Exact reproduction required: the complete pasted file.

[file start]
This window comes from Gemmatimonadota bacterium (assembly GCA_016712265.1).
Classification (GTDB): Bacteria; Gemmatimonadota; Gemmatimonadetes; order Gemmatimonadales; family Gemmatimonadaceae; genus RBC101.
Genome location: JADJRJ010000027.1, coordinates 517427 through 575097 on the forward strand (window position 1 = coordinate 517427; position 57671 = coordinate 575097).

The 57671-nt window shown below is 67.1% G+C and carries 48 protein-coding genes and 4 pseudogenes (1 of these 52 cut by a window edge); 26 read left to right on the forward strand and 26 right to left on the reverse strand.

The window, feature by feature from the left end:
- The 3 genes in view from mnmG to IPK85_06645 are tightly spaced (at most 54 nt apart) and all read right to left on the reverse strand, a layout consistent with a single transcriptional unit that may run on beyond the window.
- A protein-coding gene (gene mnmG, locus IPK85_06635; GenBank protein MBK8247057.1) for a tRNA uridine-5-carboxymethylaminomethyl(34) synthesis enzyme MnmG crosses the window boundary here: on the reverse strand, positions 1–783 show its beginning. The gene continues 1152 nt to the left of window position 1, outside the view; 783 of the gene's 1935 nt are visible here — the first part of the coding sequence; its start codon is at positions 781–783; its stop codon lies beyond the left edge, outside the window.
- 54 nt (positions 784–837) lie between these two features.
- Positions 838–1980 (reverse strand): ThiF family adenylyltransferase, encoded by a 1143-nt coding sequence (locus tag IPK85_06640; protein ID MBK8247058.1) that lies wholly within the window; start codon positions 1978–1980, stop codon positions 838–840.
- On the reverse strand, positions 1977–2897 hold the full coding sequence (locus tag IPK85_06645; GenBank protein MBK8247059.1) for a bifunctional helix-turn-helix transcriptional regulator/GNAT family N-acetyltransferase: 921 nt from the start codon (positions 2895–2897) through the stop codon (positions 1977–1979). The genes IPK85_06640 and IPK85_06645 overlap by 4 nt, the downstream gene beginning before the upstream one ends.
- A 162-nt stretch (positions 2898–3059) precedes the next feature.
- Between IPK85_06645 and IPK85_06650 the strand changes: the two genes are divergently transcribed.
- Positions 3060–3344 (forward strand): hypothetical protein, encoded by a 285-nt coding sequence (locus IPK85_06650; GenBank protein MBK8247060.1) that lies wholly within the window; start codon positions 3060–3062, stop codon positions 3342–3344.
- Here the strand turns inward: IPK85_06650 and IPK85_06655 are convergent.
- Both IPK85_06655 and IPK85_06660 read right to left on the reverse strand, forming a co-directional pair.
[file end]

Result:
This window comes from Gemmatimonadota bacterium (assembly GCA_016712265.1).
Classification (GTDB): Bacteria; Gemmatimonadota; Gemmatimonadetes; order Gemmatimonadales; family Gemmatimonadaceae; genus RBC101.
Genome location: JADJRJ010000027.1, coordinates 517427 through 575097 on the forward strand (window position 1 = coordinate 517427; position 57671 = coordinate 575097).

The 57671-nt window shown below is 67.1% G+C and carries 48 protein-coding genes and 4 pseudogenes (1 of these 52 cut by a window edge); 26 read left to right on the forward strand and 26 right to left on the reverse strand.

The window, feature by feature from the left end:
- The 3 genes in view from mnmG to IPK85_06645 are tightly spaced (at most 54 nt apart) and all read right to left on the reverse strand, a layout consistent with a single transcriptional unit that may run on beyond the window.
- A protein-coding gene (gene mnmG, locus IPK85_06635; GenBank protein MBK8247057.1) for a tRNA uridine-5-carboxymethylaminomethyl(34) synthesis enzyme MnmG crosses the window boundary here: on the reverse strand, positions 1–783 show its beginning. The gene continues 1152 nt to the left of window position 1, outside the view; 783 of the gene's 1935 nt are visible here — the first part of the coding sequence; its start codon is at positions 781–783; its stop codon lies beyond the left edge, outside the window.
- 54 nt (positions 784–837) lie between these two features.
- Positions 838–1980 (reverse strand): ThiF family adenylyltransferase, encoded by a 1143-nt coding sequence (locus tag IPK85_06640; protein ID MBK8247058.1) that lies wholly within the window; start codon positions 1978–1980, stop codon positions 838–840.
- On the reverse strand, positions 1977–2897 hold the full coding sequence (locus tag IPK85_06645; GenBank protein MBK8247059.1) for a bifunctional helix-turn-helix transcriptional regulator/GNAT family N-acetyltransferase: 921 nt from the start codon (positions 2895–2897) through the stop codon (positions 1977–1979). The genes IPK85_06640 and IPK85_06645 overlap by 4 nt, the downstream gene beginning before the upstream one ends.
- A 162-nt stretch (positions 2898–3059) precedes the next feature.
- Between IPK85_06645 and IPK85_06650 the strand changes: the two genes are divergently transcribed.
- Positions 3060–3344 (forward strand): hypothetical protein, encoded by a 285-nt coding sequence (locus IPK85_06650; GenBank protein MBK8247060.1) that lies wholly within the window; start codon positions 3060–3062, stop codon positions 3342–3344.
- Here the strand turns inward: IPK85_06650 and IPK85_06655 are convergent.
- Both IPK85_06655 and IPK85_06660 read right to left on the reverse strand, forming a co-directional pair.